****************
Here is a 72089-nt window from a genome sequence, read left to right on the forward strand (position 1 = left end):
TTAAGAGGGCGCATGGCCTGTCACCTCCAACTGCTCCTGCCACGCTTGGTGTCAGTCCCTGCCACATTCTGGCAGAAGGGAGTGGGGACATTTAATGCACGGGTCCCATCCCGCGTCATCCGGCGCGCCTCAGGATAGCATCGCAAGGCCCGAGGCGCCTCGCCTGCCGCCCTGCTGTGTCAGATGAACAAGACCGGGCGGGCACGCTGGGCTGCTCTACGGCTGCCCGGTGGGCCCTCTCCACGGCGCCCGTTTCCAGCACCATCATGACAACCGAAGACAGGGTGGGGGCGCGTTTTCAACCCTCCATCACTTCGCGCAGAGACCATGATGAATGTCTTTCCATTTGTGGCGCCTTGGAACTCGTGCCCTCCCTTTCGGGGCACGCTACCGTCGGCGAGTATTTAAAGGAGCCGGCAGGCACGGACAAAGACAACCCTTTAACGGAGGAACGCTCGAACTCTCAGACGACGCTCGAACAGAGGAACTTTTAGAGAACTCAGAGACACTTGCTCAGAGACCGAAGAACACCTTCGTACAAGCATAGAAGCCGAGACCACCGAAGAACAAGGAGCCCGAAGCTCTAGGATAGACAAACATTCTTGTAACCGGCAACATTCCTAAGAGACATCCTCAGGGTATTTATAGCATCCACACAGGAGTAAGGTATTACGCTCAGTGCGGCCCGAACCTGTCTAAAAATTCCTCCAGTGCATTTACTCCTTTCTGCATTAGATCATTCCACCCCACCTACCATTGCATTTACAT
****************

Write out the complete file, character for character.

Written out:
Here is a 72089-nt window from a genome sequence, read left to right on the forward strand (position 1 = left end):
TTAAGAGGGCGCATGGCCTGTCACCTCCAACTGCTCCTGCCACGCTTGGTGTCAGTCCCTGCCACATTCTGGCAGAAGGGAGTGGGGACATTTAATGCACGGGTCCCATCCCGCGTCATCCGGCGCGCCTCAGGATAGCATCGCAAGGCCCGAGGCGCCTCGCCTGCCGCCCTGCTGTGTCAGATGAACAAGACCGGGCGGGCACGCTGGGCTGCTCTACGGCTGCCCGGTGGGCCCTCTCCACGGCGCCCGTTTCCAGCACCATCATGACAACCGAAGACAGGGTGGGGGCGCGTTTTCAACCCTCCATCACTTCGCGCAGAGACCATGATGAATGTCTTTCCATTTGTGGCGCCTTGGAACTCGTGCCCTCCCTTTCGGGGCACGCTACCGTCGGCGAGTATTTAAAGGAGCCGGCAGGCACGGACAAAGACAACCCTTTAACGGAGGAACGCTCGAACTCTCAGACGACGCTCGAACAGAGGAACTTTTAGAGAACTCAGAGACACTTGCTCAGAGACCGAAGAACACCTTCGTACAAGCATAGAAGCCGAGACCACCGAAGAACAAGGAGCCCGAAGCTCTAGGATAGACAAACATTCTTGTAACCGGCAACATTCCTAAGAGACATCCTCAGGGTATTTATAGCATCCACACAGGAGTAAGGTATTACGCTCAGTGCGGCCCGAACCTGTCTAAAAATTCCTCCAGTGCATTTACTCCTTTCTGCATTAGATCATTCCACCCCACCTACCATTGCATTTACAT